Using the correct number of cloud height samples is important to producing a ceiling measurement which is truly representative of conditions in an airfield's operating area. The more samples available, the more representative the report will be. On the other hand, collecting samples takes time—about one second each. Because the system is fully programmable, it has the option of trading the number of cloud height samples per report against latency, or time between reports. A methodology that uses 127 samples is a good compromise. These 127 samples are enough to detect any significant clouds around the dome, yet not so many that our reports are delayed long enough for the weather to change significantly.
Using the proper spatial distribution of cloud height samples is equally important. The sample distribution must be uniform around the dome, rather then concentrated in a particular area. The system achieves this by decreasing the number of samples per azimuth rotation, as the elevation angle is incrementally increased, as shown in FIG. 6.
Referring now to FIG. 6, in accordance with the teaching of this invention, cloud height measurements are made so that they are distributed substantially uniformly throughout the entire hemispherical area over the platform. Here it will be appreciated to provide uniformly distributed samples, more samples are needed at low elevation angles than at high elevation angles. FIG. 6 illustrates the hemisphere with a series of concentric circles. In one specific embodiment, the platform controller 22 positions the platform 20 to take a total of 127 cloud height measurements in each cycle of platform rotation through 360°. In this example, a minimum elevation (e.g. 15°), a total thirty-six cloud height measurements are made; one every ten degrees. At an elevation angle 30° and thirty measurements are made; one every 12 degrees, and so on for each increment in laser beam elevation until a single measurement is made with the laser pointing straight up (90° in elevation). FIG. 7 is a flow diagram of these process steps.
For cloud height, the system simply converts slant range to height above ground level (hAGL). This is a matter of solving a trigonometric equation, given the slant range to the cloud (rs) and the angle (Ø) between that range vector and the ground plane (incremental elevation). It is simply:
“Ceiling” is reported as “clear,” “scattered,” “broken,” or “overcast” depending on the percentage of cloud cover per FMH rules. The system determines ceiling by computing statistics for the set of cloud height measurements. The system determines the percentage of samples where it received a return of sufficient density to indicate a cloud. The rest is assumed to be open sky. Next, a Ceiling Observation Cycle report is constructed. This report combines direction, cloud height data, and imagery into the same convenient reporting format as the visibility observation report. In this case, the imagery is provided by the observation camera 14 for daytime operations, and by the IR camera at night. Hence, a visual image of the sky conditions at any aspect angle is always available, day or night so cloud type can be determined by user. This is provided, along with numerical cloud height and ceiling results, to the local workstation where it is displayed.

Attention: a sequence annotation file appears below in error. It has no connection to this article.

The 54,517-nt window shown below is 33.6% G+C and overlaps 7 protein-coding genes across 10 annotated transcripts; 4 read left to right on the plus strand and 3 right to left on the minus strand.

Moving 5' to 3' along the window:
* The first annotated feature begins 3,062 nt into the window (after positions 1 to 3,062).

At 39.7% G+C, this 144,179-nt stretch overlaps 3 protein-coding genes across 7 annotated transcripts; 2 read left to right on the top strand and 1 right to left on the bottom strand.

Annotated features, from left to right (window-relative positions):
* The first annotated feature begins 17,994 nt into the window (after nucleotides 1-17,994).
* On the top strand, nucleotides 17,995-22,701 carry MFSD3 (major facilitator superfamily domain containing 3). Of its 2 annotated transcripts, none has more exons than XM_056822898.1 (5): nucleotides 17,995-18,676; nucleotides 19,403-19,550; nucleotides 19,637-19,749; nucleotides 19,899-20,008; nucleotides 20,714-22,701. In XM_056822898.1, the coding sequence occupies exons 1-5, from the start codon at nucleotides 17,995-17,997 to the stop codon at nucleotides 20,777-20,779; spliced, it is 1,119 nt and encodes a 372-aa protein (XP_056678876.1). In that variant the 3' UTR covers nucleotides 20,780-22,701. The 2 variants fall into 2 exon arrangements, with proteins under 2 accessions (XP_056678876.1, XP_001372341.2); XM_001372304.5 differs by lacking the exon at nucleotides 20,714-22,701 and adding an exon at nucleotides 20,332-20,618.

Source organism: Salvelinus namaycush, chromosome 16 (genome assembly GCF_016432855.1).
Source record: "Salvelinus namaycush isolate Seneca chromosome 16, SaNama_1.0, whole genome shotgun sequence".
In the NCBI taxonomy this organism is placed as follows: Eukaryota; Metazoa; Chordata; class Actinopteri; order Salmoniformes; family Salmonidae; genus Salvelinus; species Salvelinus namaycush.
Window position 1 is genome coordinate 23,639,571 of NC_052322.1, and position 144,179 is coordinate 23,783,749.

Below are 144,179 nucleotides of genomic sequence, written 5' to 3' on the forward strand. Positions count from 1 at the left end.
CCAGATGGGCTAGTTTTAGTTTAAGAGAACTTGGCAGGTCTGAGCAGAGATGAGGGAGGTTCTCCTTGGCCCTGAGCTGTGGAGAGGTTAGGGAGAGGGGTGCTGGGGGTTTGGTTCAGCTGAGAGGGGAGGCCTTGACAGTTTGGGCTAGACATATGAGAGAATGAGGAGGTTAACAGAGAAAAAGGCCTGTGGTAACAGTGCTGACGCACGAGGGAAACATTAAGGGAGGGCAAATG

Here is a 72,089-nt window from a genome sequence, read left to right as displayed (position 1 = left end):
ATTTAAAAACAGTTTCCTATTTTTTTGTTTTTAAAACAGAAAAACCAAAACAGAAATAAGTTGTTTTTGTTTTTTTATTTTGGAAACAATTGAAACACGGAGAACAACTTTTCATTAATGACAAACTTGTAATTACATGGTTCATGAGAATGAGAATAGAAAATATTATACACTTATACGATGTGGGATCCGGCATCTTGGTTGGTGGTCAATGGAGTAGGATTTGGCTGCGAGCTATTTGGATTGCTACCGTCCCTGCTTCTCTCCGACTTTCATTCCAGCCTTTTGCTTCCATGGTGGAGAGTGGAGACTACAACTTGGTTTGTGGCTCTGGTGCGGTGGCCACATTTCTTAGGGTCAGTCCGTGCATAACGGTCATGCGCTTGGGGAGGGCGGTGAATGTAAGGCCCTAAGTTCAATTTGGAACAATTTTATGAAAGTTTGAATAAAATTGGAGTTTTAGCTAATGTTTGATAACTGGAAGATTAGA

It is also possible to pick a reference altitude and make a more definitive statement about cloud coverage at that altitude. For example, the system could use the new ASOS maximum altitude goal of 24,000 feet, and distribute samples uniformly at that altitude rather than around the dome. This results in a cylindrical coverage volume, rather than a hemispherical one.
Preferably, at each point where the laser ranger 18 makes a cloud height measurement, either the camera 14 or the camera 16, depending upon ambient light conditions, generates a pixel image of the cloud cover in the direction the platform is pointing when the measurement is made; i.e. along the line of sight of the laser ranger. The camera 14 is used for daylight images and the infrared sensitive camera 16 is used for generating images in conditions of reduced ambient light and/or reduced visibility. Ambient light can be determined by averaging the pixel values in an entire frame and comparing the result to a threshold value. Alternatively, both cameras can be used in all conditions of ambient light. The pixel images are stored on disk 35 and are selectively displayed in response to user inputs via the graphical user interface 41. It will be appreciated, using cloud height measurements evenly distributed throughout the hemispherical region of interest provides a more representative estimate of cloud ceiling. Combining this improved ceiling information with visual images of the actual cloud cover gives a user reliable information as to local weather conditions, particularly where those weather conditions are changing.
In addition to providing cloud cover images, the cameras 14 and 16 can also provide images for ground surveillance. To provide ground surveillance images, the platform controller 22 moves platform 20 so that the camera's field of view includes a portion of the surface of interest, such as a runway or could be moved through any angle desired, including 360°. Again the images are stored, and can be selectively displayed in response to user inputs via a graphical user interface. If desired, the system can be programmed to slew, in response to user commands, the platform directly to one or more predetermined positions for an immediate visual update of conditions on the ground.